Opinion DC Comment 24 Mar 2020 DC Edit: Suspend equ ...

DC Edit: Suspend equity market for now

Published Mar 24, 2020, 6:59 am IST
Updated Mar 24, 2020, 6:59 am IST
The stock market has crashed 35 per cent since the coronavirus scare began.
 The stock market has crashed 35 per cent since the coronavirus scare began.

Jolted by coronavirus spreading across the world, equity markets in India have fallen like a house of cards. The Sensex and the Nifty have lost over 35 per cent of value in the last one month — from 40363 on February 24 to 25981 on March 23 which translates to an average loss of nearly 500 points a day. A faster-than-expected rise in coronavirus cases and a lockdown in 80 districts in the country pushed the markets to go into a tailspin on Monday. The Sensex has witnessed its worst day in history on Monday by recording the steepest ever fall in terms of both absolute number and percentage — beating the 12.7 per cent fall caused by the Harshad Mehta scam in April 1992 in percentage terms.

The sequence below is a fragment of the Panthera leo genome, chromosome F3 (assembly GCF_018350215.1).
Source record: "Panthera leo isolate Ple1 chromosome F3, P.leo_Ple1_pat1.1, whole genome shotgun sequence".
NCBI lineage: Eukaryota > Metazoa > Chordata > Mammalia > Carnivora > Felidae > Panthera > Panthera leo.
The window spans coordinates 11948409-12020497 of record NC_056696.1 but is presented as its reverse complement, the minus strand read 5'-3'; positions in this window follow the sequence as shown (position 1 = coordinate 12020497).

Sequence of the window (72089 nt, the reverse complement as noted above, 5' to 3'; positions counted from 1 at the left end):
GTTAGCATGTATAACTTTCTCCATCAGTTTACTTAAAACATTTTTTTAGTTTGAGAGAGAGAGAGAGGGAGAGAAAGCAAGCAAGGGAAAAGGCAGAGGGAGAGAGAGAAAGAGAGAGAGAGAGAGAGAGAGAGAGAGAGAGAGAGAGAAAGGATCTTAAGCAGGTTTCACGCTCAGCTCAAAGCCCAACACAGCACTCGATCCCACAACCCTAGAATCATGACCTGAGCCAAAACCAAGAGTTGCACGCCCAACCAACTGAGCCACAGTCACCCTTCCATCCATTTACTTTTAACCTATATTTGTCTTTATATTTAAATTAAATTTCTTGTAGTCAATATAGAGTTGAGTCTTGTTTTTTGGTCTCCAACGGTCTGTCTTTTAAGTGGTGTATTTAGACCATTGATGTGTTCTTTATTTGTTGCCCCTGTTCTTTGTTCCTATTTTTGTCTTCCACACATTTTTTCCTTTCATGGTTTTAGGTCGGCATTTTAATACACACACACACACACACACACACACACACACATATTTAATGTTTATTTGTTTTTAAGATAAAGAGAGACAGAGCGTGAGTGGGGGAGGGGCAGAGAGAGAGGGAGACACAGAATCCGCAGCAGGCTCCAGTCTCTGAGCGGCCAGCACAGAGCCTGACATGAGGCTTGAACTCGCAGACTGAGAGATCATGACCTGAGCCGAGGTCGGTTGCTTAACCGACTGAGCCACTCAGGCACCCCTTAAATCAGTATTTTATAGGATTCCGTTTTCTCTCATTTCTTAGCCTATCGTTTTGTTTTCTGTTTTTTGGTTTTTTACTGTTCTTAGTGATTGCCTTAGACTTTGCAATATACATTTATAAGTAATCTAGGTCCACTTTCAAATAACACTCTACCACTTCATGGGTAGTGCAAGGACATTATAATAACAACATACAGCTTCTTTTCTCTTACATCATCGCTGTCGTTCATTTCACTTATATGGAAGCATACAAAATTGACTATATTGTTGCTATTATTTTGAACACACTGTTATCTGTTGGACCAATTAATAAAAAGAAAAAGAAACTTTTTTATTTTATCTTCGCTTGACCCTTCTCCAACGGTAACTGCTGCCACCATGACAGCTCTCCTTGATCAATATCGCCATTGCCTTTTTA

Unless India stops the spread of Covid-19, a greater human tragedy awaits us even if the mortality remains three percent. At this stage, a complete lockdown appears to be the only way forward, which implies the stoppage of production and lower profits in the next few quarters. As an investor hates uncertainty, foreign investors are dumping Indian stocks every day as if there is no future. Since March 1, foreign portfolio investors have withdrawn nearly `1,09,000 crore from Indian equity and debt markets.

If state-run financial institutions had not intervened, the crash would have been worse. And no one knows when the market would hit the bottom. An average 35 per cent fall in stock prices (and more in the days ahead) could trigger margin calls for promoters who raised money by pledging their shares as collateral. Unless the promoters arrange the margin money, the pledged shares would be offloaded in the market triggering yet another crisis. It is, therefore, high time that the government suspends equity markets until some sense prevails. Foreign investors who want to exit should be allowed to strike deals through off-market transactions.



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